A Different Definition of the “American Dream” is Emerging
The nationwide survey reveals that although the American Dream is alive across generations of Americans, they are replacing the traditional definition of the Dream with a “do-it-yourself” model as they forsake a more collective vision and build their own based upon personal values.
MetLife’s 2011 Study also uncovers significant gaps in financial safety nets that help Americans achieve and protect their Dream, even as desire to build adequate safety nets remains strong. Nearly three-quarters of those surveyed believe having a financial safety net is key to achieving the American Dream, yet only 30% feel theirs is adequate. Gen Y is making progress, but nearly three in four Baby Boomers, many nearing retirement, say they lack an adequate safety net.
The non-financial elements of the Dream are also in clearer focus than ever before. These include personal fulfillment, close friends and meaningful relationships. Career and financial success have been overshadowed.
Achieving the American Dream remains very important to those who have yet to achieve it, especially younger generations. However, the study reveals Americans no longer place importance on traditional elements of the Dream: 70% say you don’t have to be wealthy to achieve the Dream; 65% say you don’t need a college degree; 71% and 70%, respectively, say marriage and children aren’t essential and 59% percent say you don’t have to own a home.
Instead, Americans say a sense of personal fulfillment is key in assessing whether they have achieved the Dream. Materialism, once symbolic of achievement, has waned significantly. In October 2011, 74% of all Americans reported they already have what they need, compared to only 58% who said the same in April 2010.Across generations, more Americans have difficulty choosing between a roof over their heads and having close friends and family. Gen Y places the highest premium on relationships with 33% rating close friends and family as most important compared to just 23% who say it is most important to have a roof over their head. Fifty-two percent of Gen Y also say the America Dream is more about personal achievement than opportunity for all.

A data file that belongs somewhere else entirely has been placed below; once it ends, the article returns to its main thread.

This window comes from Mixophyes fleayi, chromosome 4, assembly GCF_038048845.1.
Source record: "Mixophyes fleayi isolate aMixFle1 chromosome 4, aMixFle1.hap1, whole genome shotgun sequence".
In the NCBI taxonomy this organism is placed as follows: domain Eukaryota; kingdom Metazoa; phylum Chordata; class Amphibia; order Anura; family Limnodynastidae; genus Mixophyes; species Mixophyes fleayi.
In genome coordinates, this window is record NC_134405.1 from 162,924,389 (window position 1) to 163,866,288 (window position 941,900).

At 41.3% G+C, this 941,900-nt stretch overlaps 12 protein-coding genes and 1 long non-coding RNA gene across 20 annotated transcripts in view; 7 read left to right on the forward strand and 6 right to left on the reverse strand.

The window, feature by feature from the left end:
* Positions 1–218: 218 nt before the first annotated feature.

Willing to Do More
Regardless of whether the vision of the Dream is individualized or shared, the majority of Americans say their standard of living does not need to be higher than their parents’ in order to feel they have achieved the American Dream. Still, this year, more Americans say they are working harder than their parents did at their age. Gen Y is working additional hours (26%), freelancing (24%) and working second jobs (21%) to get ahead. More than one-quarter (27%) of Baby Boomers are willing to relocate to another part of the country to sustain or achieve the American Dream. Across generations, one-third will take a job they are overqualified for.
While most Americans recognize the importance of having a financial safety net, achieving one is proving extremely difficult, with only 30% of all Americans saying that they have an adequate safety net in place. Living paycheck to paycheck tops the list of issues preventing Americans from achieving an adequate safety net, with more than half identifying it as the top issue standing in their way. A weak retirement savings plan follows a close second for 50% of Baby Boomers, and younger generations say they are not making enough money to build a financial safety net.
From September 26 to October 10 2011, Penn Schoen Berland, in partnership with Strategy First Partners, conducted 2,420 online surveys among the general population as part of the 2011 MetLife Study of the American Dream. This is the fifth annual edition of the study.Download the 2011 MetLife Study of the American Dream at www.metlife.com/americandream.
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